Synergy is a mouse and keyboard sharing application. It uses the server-client model to allow virtual sharing of physical keyboard and mouse over the network. While it is not as reliable as a USB switch or KVM hardware. While it is not free a trial version can work indefinitely offering most features the paid version offers. It can work seamlessly across Windows, Linux and Mac which makes it an option to use with GPU Passthrough on Arch Linux.
Install Synergy with pacman.
sudo pacman -S synergy
Configure Synergy Server
Once installed start the server from the Desktop Environment or type synergy in the terminal. Click Configure Server… and configure the virtual screen layout and optionally Hotkeys
Start button to run the server. To have it start on boot use the Desktop Environment’s functionality as systemctl service files are not installed along with the package and custom systemctl scripts fail to start.
Settings page and tick the
Hide on startup option which will minimize the application on startup.
On the client the mouse can be oversensitive to the point of being unusable due to a bug in certain applications. Games like Portal, GTA 5, World of Warcraft, No Man’s Sky and others have insanely sensitive mouse movements when used with Synergy. A partial workaround to this bug is to turn on relative mouse movements.
In the Synergy server click
Configure Server... button and then
Advanced server settings. Tick the
Use relative mouse moves checkbox and click
OK to save the change.
Configure Synergy Client
Assuming the client is also running Arch Linux, repeat the installation as on the server. On windows the latest version needs to be downloaded from unofficial sources as the official website does not offer the trial version download.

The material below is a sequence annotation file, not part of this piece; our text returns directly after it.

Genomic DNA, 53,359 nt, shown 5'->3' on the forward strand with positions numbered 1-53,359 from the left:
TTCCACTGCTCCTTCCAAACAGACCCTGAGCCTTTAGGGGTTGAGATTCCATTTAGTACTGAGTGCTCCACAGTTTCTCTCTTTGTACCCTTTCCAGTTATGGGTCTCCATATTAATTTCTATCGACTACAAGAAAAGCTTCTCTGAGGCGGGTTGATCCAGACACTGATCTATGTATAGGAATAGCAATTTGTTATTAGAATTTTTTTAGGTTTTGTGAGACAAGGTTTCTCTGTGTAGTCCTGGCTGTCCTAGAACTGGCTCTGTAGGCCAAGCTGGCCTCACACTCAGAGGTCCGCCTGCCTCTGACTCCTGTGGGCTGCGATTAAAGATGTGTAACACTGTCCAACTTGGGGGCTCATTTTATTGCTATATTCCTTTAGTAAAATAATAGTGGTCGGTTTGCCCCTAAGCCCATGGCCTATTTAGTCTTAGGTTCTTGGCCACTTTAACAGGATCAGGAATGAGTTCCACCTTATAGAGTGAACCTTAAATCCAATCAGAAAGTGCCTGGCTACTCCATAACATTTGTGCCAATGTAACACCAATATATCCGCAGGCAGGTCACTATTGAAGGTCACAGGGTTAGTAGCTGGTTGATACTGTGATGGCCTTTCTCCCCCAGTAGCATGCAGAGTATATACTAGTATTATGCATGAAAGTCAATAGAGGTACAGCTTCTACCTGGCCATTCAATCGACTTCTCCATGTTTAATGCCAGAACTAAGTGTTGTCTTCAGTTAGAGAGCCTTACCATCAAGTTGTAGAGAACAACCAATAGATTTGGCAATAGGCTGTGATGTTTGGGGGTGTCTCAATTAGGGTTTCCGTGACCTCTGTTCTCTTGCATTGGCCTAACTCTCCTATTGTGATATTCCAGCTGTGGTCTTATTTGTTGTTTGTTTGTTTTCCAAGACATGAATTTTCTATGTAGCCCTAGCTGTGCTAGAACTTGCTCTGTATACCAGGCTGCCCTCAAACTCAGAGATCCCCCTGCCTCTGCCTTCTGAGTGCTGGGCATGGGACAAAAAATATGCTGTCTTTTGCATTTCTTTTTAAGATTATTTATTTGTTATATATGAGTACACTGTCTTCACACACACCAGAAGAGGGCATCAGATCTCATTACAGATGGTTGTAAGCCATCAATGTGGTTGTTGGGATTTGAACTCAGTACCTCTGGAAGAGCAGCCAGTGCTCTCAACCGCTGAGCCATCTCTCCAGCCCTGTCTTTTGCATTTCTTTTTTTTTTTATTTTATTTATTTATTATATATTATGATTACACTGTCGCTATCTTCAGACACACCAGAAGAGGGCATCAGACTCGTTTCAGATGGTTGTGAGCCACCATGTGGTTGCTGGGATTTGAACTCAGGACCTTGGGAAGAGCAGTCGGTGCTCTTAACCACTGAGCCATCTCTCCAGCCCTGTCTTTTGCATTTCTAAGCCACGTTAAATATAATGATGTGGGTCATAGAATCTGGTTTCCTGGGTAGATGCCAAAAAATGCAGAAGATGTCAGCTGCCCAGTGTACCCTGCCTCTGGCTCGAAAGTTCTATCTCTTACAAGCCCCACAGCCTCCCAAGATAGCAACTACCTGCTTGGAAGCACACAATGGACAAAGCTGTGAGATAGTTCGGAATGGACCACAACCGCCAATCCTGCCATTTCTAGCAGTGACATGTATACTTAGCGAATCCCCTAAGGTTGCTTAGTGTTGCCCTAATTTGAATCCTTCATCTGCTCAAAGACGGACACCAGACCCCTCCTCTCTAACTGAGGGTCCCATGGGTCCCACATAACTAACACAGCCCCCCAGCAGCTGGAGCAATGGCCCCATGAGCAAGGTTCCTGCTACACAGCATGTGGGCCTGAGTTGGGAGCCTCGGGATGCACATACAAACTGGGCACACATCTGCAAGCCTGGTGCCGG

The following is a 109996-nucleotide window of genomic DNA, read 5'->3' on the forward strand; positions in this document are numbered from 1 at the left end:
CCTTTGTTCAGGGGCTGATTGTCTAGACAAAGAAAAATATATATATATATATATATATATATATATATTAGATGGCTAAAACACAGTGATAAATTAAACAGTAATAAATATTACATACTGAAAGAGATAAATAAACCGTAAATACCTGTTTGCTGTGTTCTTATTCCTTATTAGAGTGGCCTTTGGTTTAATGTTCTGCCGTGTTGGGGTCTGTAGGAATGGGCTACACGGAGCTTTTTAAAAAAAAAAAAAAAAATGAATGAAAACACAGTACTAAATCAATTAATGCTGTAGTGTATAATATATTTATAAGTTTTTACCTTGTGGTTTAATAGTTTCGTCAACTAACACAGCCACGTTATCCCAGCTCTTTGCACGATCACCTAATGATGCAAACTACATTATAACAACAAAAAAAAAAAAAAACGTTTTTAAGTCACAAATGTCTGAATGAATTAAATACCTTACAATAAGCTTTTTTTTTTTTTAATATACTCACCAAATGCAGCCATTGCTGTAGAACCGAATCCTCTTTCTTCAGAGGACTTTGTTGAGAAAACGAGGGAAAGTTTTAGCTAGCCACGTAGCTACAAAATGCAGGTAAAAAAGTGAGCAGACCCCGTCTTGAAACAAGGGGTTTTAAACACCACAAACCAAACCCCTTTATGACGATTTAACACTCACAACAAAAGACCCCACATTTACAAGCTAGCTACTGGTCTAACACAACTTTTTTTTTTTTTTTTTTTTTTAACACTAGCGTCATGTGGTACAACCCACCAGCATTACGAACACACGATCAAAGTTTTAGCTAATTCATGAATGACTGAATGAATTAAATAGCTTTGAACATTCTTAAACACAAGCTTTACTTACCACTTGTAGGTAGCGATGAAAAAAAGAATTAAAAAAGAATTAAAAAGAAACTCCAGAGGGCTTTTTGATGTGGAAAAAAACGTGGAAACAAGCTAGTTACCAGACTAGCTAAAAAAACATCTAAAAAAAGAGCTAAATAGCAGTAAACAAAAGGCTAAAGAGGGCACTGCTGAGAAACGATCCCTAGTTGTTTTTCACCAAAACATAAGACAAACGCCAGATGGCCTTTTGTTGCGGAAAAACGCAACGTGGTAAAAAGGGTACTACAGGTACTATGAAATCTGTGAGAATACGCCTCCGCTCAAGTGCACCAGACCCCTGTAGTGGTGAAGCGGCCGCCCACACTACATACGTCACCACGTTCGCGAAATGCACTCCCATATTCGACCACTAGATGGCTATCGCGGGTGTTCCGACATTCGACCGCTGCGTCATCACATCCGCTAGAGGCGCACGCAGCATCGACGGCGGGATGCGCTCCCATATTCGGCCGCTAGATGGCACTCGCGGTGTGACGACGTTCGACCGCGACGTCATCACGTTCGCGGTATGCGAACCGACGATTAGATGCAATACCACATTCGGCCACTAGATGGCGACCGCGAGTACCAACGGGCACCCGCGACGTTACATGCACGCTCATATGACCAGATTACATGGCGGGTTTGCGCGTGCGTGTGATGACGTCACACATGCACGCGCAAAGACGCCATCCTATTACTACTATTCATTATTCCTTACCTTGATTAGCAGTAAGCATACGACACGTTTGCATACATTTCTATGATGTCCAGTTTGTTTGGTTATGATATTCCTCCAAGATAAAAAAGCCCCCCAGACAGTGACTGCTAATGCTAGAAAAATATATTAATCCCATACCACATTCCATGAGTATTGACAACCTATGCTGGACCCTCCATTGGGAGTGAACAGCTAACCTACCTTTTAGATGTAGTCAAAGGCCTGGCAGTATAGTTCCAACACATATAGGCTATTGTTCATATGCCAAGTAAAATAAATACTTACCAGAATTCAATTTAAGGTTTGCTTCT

In the Windows, Linux or Mac client tick the
Client (use another computer's mouse and keyboard): checkbox. Enter the IP address of the previously configured server in the
Server IP: text field and click
Apply to complete the configuration.
Depending on the server configuration the mouse sharing could be activated by a keyboard shortcut or by Simpy moving the mouse to a designated area of the screen. To fix the sensitive mouse issue in certain applications hit
Scroll Lock key on the keyboard to turn it on and the mouse should now have the same sensitivity as in any other application.
Mouse lag and even complete unresponsiveness from both mouse and keyboard can still crop up particularly during periods of high CPU load. When this occurs toggling Scroll Lock does seem to provide at least a temporary fix. Another limitation is that only basic inputs are passed to the client so a for example a additional buttons like forward, back or sound controls will not work at all. These and other issues makes network mouse sharing unreliable for real-time applications such as games. For general use however it is perfectly acceptable and very convenient way to share mouse and keyboard.